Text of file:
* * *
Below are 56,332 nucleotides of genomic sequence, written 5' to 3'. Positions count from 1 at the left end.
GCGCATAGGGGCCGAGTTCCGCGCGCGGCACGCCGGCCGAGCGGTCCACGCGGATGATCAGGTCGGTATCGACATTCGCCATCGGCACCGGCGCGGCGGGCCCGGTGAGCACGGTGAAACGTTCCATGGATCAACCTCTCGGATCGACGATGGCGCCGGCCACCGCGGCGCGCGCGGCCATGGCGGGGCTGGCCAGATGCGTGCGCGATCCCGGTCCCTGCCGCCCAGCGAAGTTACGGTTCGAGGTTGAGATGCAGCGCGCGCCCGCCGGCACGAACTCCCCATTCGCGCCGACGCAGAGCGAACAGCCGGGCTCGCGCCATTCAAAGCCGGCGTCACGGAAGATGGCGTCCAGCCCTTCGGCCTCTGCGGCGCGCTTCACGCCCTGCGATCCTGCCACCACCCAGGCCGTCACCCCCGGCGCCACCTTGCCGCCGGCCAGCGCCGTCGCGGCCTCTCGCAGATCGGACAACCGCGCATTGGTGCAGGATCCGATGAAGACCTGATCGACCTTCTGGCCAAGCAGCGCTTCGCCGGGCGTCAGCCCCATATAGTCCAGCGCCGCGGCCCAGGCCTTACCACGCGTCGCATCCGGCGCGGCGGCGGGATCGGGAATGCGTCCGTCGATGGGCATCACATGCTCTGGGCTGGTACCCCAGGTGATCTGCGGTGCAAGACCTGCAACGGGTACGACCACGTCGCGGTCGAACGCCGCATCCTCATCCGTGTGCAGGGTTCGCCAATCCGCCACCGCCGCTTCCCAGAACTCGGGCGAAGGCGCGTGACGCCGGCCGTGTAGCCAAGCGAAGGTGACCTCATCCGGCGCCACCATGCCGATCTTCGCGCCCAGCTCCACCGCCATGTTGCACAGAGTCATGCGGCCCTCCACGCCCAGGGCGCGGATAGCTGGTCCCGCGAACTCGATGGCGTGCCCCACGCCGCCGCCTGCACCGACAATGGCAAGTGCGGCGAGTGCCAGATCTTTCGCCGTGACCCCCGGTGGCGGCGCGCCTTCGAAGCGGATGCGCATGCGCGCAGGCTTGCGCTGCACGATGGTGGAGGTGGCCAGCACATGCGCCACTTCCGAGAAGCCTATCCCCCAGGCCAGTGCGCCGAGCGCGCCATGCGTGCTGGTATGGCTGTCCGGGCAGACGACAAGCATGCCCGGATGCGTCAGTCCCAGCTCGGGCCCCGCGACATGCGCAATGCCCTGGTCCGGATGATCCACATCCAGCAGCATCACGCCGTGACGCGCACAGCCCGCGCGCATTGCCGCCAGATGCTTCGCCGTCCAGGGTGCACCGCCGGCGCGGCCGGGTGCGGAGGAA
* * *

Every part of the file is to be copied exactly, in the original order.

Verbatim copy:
Below are 56,332 nucleotides of genomic sequence, written 5' to 3'. Positions count from 1 at the left end.
GCGCATAGGGGCCGAGTTCCGCGCGCGGCACGCCGGCCGAGCGGTCCACGCGGATGATCAGGTCGGTATCGACATTCGCCATCGGCACCGGCGCGGCGGGCCCGGTGAGCACGGTGAAACGTTCCATGGATCAACCTCTCGGATCGACGATGGCGCCGGCCACCGCGGCGCGCGCGGCCATGGCGGGGCTGGCCAGATGCGTGCGCGATCCCGGTCCCTGCCGCCCAGCGAAGTTACGGTTCGAGGTTGAGATGCAGCGCGCGCCCGCCGGCACGAACTCCCCATTCGCGCCGACGCAGAGCGAACAGCCGGGCTCGCGCCATTCAAAGCCGGCGTCACGGAAGATGGCGTCCAGCCCTTCGGCCTCTGCGGCGCGCTTCACGCCCTGCGATCCTGCCACCACCCAGGCCGTCACCCCCGGCGCCACCTTGCCGCCGGCCAGCGCCGTCGCGGCCTCTCGCAGATCGGACAACCGCGCATTGGTGCAGGATCCGATGAAGACCTGATCGACCTTCTGGCCAAGCAGCGCTTCGCCGGGCGTCAGCCCCATATAGTCCAGCGCCGCGGCCCAGGCCTTACCACGCGTCGCATCCGGCGCGGCGGCGGGATCGGGAATGCGTCCGTCGATGGGCATCACATGCTCTGGGCTGGTACCCCAGGTGATCTGCGGTGCAAGACCTGCAACGGGTACGACCACGTCGCGGTCGAACGCCGCATCCTCATCCGTGTGCAGGGTTCGCCAATCCGCCACCGCCGCTTCCCAGAACTCGGGCGAAGGCGCGTGACGCCGGCCGTGTAGCCAAGCGAAGGTGACCTCATCCGGCGCCACCATGCCGATCTTCGCGCCCAGCTCCACCGCCATGTTGCACAGAGTCATGCGGCCCTCCACGCCCAGGGCGCGGATAGCTGGTCCCGCGAACTCGATGGCGTGCCCCACGCCGCCGCCTGCACCGACAATGGCAAGTGCGGCGAGTGCCAGATCTTTCGCCGTGACCCCCGGTGGCGGCGCGCCTTCGAAGCGGATGCGCATGCGCGCAGGCTTGCGCTGCACGATGGTGGAGGTGGCCAGCACATGCGCCACTTCCGAGAAGCCTATCCCCCAGGCCAGTGCGCCGAGCGCGCCATGCGTGCTGGTATGGCTGTCCGGGCAGACGACAAGCATGCCCGGATGCGTCAGTCCCAGCTCGGGCCCCGCGACATGCGCAATGCCCTGGTCCGGATGATCCACATCCAGCAGCATCACGCCGTGACGCGCACAGCCCGCGCGCATTGCCGCCAGATGCTTCGCCGTCCAGGGTGCACCGCCGGCGCGGCCGGGTGCGGAGGAA